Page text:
burning coal in a fireplace

burning coal in a fireplace

PostBy: sam On: Mon Oct 17, 2005 12:37 pm

I was in the UK, English country side last year and they comonly burn coal in their fire places. Seemed very nice, great heat and had to stoke less than wood. Is this a problem? pros and cons?

PostBy: Richard S. On: Mon Oct 17, 2005 1:42 pm

Safety wise I'm not aware of any issues but good luck getting anthracite to burn in such a set up. Besides that you'll probably melt the grates in the event you somehow get it to burn. :P :wink:
Richard S.
Stoker Coal Boiler: Van Wert VA1200
Coal Size/Type: Buckwheat/Anthracite

Coal in Fireplaces

PostBy: columbia On: Mon Oct 17, 2005 3:55 pm

They burn bituminous coal in fireplaces in Britain. It would not be prudent to try to burn anthracite because it would be difficult to start because it needs an under-the-fire draft. Like the previous poster said, anthracite fires burn hotter than bituminous and it would probably warp the grates.

Burning Coal in a fire place

PostBy: wg_bent On: Tue Oct 18, 2005 4:10 pm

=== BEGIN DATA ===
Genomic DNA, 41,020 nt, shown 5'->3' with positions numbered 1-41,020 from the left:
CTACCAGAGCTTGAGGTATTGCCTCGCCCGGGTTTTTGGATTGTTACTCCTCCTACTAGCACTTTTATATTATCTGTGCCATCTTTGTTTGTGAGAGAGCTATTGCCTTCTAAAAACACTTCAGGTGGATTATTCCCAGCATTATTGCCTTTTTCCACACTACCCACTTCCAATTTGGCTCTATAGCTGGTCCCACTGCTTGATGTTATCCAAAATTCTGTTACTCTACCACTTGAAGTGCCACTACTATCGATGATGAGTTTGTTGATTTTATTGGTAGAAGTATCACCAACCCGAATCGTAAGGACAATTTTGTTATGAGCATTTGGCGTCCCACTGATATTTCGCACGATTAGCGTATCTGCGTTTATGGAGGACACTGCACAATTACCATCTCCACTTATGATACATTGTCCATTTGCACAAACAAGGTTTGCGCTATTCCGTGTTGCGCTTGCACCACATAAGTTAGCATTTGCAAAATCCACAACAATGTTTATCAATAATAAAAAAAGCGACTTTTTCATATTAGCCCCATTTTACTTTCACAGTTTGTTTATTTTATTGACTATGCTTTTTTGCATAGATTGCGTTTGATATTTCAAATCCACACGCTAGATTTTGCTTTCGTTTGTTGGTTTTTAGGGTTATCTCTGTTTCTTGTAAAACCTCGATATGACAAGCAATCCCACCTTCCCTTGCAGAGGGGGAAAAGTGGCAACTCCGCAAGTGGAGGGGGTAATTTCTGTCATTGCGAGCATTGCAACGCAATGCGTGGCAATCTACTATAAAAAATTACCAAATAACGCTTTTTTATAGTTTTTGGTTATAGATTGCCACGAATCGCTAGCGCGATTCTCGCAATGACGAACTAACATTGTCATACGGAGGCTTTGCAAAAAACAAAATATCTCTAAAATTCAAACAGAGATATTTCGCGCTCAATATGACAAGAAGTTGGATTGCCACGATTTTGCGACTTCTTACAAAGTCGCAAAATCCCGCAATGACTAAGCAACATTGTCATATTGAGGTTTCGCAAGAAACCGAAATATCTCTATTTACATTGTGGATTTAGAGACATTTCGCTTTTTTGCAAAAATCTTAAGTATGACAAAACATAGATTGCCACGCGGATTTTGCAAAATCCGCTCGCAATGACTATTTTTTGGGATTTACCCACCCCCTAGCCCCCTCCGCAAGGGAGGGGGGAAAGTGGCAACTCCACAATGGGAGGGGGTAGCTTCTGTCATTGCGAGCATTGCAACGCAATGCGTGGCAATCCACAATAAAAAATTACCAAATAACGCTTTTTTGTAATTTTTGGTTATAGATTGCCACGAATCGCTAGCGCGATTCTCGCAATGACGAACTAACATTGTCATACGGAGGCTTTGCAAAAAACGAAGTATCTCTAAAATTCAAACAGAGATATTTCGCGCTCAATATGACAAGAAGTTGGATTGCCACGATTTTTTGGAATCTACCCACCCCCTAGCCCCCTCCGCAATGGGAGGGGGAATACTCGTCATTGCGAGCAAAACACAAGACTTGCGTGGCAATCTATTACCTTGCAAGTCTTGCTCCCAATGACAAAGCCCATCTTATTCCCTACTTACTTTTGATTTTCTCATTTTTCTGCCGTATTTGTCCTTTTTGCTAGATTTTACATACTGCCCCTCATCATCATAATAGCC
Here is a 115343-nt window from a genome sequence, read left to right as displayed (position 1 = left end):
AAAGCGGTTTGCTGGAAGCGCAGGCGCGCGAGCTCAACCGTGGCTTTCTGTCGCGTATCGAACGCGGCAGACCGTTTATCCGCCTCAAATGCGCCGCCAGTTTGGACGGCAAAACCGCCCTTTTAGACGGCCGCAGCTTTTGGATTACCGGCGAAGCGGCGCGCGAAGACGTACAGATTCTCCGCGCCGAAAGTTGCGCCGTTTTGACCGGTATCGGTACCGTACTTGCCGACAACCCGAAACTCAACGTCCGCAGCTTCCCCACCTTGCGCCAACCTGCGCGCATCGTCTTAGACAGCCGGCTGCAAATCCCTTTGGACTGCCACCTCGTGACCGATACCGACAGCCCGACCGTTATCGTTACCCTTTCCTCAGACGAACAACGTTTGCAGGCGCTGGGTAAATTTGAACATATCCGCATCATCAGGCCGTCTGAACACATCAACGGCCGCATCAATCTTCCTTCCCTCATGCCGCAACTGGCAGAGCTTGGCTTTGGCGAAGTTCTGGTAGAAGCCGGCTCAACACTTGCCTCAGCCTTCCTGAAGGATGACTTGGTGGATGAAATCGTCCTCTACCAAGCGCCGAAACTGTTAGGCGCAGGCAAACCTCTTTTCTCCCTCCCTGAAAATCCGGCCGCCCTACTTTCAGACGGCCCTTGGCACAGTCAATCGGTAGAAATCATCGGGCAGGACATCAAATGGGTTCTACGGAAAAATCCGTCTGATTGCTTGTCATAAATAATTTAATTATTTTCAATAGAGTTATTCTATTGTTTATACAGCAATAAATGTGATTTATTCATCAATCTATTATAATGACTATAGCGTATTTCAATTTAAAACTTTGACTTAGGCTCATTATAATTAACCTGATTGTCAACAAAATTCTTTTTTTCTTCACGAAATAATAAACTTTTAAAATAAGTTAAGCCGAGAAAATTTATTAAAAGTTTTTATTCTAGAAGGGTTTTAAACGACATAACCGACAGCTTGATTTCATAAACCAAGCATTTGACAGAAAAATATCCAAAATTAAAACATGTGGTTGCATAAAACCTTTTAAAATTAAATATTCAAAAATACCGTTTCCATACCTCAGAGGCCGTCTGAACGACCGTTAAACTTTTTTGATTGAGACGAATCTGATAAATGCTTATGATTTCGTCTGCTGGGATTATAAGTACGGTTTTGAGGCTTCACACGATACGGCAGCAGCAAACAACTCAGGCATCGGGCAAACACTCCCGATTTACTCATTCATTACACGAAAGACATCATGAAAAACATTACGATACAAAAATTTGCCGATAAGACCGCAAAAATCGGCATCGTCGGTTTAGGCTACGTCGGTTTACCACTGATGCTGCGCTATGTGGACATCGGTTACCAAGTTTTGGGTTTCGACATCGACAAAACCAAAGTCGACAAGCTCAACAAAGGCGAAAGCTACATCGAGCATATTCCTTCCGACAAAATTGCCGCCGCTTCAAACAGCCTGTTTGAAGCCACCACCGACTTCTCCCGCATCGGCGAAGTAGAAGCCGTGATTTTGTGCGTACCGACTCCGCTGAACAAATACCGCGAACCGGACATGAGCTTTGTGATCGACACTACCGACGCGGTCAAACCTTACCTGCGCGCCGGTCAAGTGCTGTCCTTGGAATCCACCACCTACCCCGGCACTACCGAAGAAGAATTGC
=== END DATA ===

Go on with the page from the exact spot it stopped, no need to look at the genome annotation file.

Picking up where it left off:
They also burn a lot of Peat...what ever that is. I understand it would become coal in another few million years, but I've never seen it...I wonder if they burn that in fire places also. I have a sort of coworker that lives in northern England and he uses Peat to heat his house.

PostBy: Guest On: Mon Oct 24, 2005 3:38 pm

Peat is a popular alternative to coal in the UK and is usually bought in pressed blocks about 6 inches in lenght, rather like a brick.

It heats up very well and burns for a considerably longer time than wood.

It is usually burn on open fireplaces as a wood or coal replacement.

PostBy: starsfan01 On: Tue Oct 25, 2005 5:12 pm

Last year I tried using nut in my stone hearth fireplace. I used it as a supplement to the wood coals and it seemed to give some extra heat. Once I had the wood burning good, I would take an ash shovel (the small ones that come in a set with the poker) and put a shovel full in the fire 2 or 3 times a day. It would heat up and glow red and add some heat. It wouldn't burn completely, but when I would start the next fire, I would sort the unburned coal out and start the process over. I'm not sure how efficient it is, but I got some benefit out of it.